And that's before we start talking about the fact that of my 4 wildfire evacuation routes, only one of them is a paved, hard ball road. The alternate route is do-able at slow speed in a CUV. The contingency route will likely damage the CUV, and I have concerns about my F150 making it over the emergency route. So for lots of rural Average Joes, it's not just an affectation.

I think that's the beauty of what Ford is doing. There's an F150 for all comers right now. I think many urban/suburban tradesman and families will jump on the Lightning like a dog on a chicken leg.

Because of my Leftneck leanings, I'd love to have an all-electric truck, but they're just not there yet. When I trade in my 2017 in 7 or 8 years, we'll assess the market, but I'm guessing the right vehicle for me will be the hybrid F150.
 

raggedphoto

Member
No matter how I tried to spin things around...a small SUV never ended up more pratical or significantly cheaper than my truck. YMMV
Fair enough, I should've mentioned my current location has me surrounded by McMansions and the F150s around here probably never see more than a random dump/home depot run once a year so I am a bit biased. I grew up in rural Colorado and made good use of a full size truck out there but here in suburbia they make little sense to me.

Since I live in rural SW Washington, but regularly deal with people who live in Portland, I hear that a lot.

Because of my Leftneck leanings,
Bingo, see my reply above. Leftneck is a new one on me, that would certainly describe a lot of the folks in my hometown, I like it.
 

85_Ranger4x4

Well-known member
Since I live in rural SW Washington, but regularly deal with people who live in Portland, I hear that a lot.

The truth is, it depends on where that Average Joe lives. I do see lots of urban/suburban families tooling around in full-size trucks that probably really don't need them.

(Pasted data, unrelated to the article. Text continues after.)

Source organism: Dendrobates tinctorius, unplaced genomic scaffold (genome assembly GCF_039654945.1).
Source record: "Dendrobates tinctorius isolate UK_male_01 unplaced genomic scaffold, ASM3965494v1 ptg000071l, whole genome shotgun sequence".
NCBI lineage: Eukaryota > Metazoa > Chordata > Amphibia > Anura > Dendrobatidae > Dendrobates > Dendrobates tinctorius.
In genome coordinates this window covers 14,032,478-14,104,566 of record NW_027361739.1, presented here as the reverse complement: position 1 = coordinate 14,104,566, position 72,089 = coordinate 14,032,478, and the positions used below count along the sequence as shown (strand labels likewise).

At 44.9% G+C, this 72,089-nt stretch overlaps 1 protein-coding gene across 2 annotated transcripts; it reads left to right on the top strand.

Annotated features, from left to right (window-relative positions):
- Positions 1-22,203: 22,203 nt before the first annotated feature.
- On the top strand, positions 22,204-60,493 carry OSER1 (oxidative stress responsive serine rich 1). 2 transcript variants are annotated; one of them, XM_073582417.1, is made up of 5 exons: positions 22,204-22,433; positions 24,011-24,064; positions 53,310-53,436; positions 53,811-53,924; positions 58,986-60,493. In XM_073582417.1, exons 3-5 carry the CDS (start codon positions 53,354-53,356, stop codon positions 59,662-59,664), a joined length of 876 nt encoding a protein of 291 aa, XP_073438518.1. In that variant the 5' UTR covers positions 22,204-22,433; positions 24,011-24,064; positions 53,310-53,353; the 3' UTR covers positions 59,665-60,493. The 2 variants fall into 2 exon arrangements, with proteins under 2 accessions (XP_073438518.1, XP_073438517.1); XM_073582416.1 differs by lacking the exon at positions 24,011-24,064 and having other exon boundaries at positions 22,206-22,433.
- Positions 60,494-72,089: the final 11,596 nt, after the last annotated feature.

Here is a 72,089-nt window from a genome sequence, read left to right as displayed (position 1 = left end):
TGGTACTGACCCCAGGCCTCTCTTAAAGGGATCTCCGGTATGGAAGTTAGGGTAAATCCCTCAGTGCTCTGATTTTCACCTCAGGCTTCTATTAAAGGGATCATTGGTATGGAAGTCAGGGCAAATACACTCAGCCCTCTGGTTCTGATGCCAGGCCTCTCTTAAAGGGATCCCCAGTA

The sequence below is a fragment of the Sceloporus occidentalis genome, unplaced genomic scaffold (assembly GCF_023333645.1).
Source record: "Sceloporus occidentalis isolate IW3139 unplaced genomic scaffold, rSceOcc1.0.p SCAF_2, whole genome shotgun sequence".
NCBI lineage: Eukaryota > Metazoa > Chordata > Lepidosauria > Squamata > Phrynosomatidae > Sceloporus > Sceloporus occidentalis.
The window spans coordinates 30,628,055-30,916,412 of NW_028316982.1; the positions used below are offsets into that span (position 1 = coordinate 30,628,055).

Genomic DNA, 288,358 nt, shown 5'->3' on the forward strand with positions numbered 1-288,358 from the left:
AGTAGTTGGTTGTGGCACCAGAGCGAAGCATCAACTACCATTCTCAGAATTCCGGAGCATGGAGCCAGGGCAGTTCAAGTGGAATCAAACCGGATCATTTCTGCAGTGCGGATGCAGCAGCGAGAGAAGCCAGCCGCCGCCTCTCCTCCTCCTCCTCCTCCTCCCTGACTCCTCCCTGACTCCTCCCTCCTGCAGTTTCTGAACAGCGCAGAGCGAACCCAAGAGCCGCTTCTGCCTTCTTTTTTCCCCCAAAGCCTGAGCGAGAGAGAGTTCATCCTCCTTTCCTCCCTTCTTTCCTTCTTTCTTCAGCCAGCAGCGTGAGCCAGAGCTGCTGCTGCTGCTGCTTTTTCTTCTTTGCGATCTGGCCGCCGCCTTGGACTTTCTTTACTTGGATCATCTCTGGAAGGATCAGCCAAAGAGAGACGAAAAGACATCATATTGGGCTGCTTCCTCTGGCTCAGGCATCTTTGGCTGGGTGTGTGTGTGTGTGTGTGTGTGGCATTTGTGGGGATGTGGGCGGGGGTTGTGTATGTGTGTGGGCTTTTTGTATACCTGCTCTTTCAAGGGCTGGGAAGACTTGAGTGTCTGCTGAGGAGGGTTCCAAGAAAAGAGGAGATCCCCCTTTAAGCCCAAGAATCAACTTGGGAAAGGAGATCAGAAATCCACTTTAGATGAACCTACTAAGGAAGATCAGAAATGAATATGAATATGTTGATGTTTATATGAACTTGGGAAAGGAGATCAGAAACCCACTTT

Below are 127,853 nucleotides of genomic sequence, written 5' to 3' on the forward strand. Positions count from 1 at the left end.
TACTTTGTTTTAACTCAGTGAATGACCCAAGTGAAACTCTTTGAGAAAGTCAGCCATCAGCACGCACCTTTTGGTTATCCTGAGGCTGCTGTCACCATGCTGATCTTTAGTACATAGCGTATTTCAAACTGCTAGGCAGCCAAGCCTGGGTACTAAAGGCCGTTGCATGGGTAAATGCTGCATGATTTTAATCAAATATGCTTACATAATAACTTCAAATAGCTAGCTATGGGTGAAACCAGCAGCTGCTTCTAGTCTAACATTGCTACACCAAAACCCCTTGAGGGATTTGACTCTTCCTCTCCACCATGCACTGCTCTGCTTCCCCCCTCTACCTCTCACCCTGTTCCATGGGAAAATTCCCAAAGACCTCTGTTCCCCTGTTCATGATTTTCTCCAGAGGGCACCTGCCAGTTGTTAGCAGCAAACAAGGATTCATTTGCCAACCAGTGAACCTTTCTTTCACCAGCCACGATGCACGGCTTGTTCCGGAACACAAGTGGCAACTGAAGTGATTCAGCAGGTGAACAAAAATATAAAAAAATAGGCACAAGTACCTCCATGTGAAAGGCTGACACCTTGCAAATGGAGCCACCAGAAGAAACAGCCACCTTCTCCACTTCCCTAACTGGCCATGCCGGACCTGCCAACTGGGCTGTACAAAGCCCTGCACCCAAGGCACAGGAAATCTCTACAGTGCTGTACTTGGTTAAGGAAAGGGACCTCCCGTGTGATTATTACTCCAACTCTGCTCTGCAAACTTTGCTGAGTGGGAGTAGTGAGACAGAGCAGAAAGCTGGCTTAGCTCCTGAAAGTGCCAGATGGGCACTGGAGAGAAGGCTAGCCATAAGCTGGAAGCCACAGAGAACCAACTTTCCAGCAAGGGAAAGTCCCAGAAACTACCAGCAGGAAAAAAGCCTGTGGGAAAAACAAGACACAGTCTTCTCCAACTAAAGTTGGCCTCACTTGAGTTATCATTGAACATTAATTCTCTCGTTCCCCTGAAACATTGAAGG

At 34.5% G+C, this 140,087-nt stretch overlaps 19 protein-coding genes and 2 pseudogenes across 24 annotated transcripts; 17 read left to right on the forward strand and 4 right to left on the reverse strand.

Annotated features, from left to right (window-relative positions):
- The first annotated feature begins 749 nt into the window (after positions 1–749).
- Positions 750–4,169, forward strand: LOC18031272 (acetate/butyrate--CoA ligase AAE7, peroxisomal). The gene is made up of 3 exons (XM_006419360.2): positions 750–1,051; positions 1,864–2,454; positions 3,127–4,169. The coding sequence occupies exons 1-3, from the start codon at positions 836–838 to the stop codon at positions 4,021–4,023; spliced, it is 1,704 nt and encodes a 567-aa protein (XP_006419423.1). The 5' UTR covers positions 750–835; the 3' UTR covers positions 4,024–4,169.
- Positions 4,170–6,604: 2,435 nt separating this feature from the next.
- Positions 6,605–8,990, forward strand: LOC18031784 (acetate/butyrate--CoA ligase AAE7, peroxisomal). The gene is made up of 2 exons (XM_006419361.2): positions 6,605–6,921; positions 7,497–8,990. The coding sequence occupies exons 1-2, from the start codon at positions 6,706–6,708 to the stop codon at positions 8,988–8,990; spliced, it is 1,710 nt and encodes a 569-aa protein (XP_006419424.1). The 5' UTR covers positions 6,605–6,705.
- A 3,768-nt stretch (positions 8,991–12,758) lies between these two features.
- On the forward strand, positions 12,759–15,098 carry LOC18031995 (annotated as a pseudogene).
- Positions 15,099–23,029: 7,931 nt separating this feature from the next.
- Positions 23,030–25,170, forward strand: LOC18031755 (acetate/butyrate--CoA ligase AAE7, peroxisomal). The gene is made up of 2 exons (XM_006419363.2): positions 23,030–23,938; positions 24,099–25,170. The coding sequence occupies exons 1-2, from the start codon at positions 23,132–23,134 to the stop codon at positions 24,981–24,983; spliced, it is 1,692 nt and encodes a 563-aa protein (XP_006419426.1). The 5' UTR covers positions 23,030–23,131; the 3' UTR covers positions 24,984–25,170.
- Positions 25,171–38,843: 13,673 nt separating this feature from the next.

However, in large parts of the country, there are people who really DO need a full-size truck. Granted, some of them are driving 3/4 tons when they could probably get by with a half-ton, but my left eye starts twitching every time this topic comes up. I mean I COULD drag my recycling bin and two trash cans the 1/4 mile from my house to the road manually, but I'd rather not. Likewise, I could carry a cord of fire wood in about 10 trips in a mid-size crossover, but at some point this gets ridiculous.
I could get by with my little Ranger... except for those times I could almost use a 3/4 ton.

Enter my F-150.
 

Wose

New member
I could get by with my little Ranger... except for those times I could almost use a 3/4 ton.

Enter my F-150.
It is kind of a Goldilocks size, isn't it? I mean I could get the WHOLE cord of wood in a 3/4 ton, but that's only something that's A Thing a few days a year.

We considered a Ranger, but I'm 6'2" and for 500 mile road trips with the family and dog, I'm glad to have the cabin space. I quit considering it when I realized the newer F150s have gas mileage real close to a Ranger. If I could afford a quiver of vehicles, I'd trick out a Ranger as a more off-road centric vehicle for getting around on the tight logging roads around here.
 
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Deleted member 9101

Guest
A hybrid makes far more sense for anyone who takes long road trips. Having to stop every 200 miles to spend 30+ minutes to recharge -- no thanks!
Unfortunately, Ford built the "Power Boost" not a conventional hybrid. It's more focused on providing extra power than increasing fuel economy.
 

jaxyaks

Adventurer
If Toyota builds a EV tacoma that gets 350-400 mile range and is crew cab 4x4 with comparable towing and payload and is within 10K of the one I have now...I will trade mine for it this afternoon.

I think we will see this in the next few years, Toyota said they will introduce 15 battery powered vehicles by 2025. I think your going to see a Hybrid Tundra real soon, a Hybrid Tacoma when the generation changes in 4-5 years and possibly a hybrid and EV Tacoma at that time. Toyota knows how to build EV's, I mean they kind of paved the way for Tesla and I feel like they are letting everyone else seed the market for them.